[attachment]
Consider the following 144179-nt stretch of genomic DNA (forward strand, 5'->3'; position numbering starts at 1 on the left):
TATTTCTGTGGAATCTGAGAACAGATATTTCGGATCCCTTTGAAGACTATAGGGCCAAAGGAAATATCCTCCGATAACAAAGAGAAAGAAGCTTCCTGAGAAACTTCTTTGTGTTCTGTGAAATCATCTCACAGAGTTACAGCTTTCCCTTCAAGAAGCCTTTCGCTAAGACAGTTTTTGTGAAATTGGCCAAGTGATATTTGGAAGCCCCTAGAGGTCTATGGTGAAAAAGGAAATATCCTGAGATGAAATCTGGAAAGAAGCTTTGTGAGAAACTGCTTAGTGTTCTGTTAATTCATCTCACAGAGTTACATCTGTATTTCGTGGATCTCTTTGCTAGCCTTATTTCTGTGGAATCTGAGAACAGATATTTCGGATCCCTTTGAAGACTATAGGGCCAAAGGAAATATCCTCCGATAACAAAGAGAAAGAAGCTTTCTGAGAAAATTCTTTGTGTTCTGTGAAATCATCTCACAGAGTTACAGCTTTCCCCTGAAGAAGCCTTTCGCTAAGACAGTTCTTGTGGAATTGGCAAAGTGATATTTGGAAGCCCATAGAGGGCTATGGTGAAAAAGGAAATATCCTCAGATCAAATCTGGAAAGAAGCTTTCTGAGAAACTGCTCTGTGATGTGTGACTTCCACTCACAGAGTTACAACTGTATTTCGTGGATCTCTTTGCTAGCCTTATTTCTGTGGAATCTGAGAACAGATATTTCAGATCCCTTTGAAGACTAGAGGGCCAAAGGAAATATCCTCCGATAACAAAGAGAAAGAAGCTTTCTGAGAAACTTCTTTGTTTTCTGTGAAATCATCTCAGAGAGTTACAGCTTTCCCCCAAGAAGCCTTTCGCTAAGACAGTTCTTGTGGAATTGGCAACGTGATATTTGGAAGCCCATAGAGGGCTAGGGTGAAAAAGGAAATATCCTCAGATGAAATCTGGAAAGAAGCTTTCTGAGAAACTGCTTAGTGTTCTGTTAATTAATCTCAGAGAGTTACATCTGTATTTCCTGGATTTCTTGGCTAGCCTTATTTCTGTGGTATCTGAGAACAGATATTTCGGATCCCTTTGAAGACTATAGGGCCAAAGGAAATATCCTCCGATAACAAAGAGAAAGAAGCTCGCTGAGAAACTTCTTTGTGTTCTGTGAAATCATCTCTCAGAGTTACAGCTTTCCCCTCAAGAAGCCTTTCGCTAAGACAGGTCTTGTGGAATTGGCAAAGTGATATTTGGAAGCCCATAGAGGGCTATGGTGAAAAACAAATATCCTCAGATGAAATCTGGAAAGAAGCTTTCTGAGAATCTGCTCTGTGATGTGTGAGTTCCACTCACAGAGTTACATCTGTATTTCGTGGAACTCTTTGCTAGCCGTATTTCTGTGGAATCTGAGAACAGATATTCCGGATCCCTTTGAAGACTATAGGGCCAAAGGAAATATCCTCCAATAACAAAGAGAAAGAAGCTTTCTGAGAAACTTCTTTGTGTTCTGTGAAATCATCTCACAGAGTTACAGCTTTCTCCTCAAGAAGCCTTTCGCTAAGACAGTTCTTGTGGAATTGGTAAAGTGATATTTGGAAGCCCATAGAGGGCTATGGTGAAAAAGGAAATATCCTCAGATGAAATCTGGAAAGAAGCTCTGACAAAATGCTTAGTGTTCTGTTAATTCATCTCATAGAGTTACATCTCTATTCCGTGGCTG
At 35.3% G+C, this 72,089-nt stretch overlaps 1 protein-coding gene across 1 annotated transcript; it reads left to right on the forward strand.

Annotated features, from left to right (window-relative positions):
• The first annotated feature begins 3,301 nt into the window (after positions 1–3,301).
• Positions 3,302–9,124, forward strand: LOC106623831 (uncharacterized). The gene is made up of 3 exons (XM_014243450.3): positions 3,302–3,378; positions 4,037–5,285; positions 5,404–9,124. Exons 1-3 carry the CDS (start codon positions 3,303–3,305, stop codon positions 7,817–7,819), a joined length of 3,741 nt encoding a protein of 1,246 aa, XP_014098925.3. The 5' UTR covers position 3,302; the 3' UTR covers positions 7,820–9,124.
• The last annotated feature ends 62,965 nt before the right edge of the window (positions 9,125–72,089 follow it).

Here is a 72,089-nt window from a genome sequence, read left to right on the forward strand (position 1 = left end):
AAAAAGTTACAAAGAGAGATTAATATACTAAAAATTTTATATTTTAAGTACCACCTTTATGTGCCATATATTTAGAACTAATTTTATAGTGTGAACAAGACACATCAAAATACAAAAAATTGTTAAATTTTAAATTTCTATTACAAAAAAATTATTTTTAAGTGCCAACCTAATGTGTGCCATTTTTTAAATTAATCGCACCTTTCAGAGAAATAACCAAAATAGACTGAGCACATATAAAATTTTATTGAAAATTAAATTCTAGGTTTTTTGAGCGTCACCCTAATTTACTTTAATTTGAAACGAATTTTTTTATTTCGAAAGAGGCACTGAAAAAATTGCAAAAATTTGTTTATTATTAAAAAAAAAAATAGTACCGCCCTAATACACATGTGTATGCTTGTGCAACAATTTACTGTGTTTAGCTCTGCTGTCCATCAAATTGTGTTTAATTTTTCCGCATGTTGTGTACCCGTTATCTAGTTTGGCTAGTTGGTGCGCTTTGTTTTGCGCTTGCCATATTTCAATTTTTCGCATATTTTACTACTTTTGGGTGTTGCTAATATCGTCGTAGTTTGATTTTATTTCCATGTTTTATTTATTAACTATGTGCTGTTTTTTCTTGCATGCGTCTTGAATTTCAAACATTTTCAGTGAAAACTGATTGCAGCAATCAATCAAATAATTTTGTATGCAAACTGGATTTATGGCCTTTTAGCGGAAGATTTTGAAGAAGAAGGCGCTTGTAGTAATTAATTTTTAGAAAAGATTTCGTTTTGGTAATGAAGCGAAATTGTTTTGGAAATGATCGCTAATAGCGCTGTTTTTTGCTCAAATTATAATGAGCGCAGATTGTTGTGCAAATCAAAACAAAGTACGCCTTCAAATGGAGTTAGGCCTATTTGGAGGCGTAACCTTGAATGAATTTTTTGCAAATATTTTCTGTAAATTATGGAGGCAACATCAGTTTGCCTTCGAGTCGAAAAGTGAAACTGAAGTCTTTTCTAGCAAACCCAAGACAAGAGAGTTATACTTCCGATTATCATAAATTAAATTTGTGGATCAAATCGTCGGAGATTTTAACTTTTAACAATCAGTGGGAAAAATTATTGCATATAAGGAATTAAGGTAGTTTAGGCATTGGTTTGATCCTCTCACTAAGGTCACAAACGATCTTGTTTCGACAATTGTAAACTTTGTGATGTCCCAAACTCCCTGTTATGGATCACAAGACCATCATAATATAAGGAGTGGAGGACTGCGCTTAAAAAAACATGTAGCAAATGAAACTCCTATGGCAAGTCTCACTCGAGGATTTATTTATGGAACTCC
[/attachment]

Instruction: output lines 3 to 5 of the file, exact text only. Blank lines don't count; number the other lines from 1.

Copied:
At 35.3% G+C, this 72,089-nt stretch overlaps 1 protein-coding gene across 1 annotated transcript; it reads left to right on the forward strand.

Annotated features, from left to right (window-relative positions):
• The first annotated feature begins 3,301 nt into the window (after positions 1–3,301).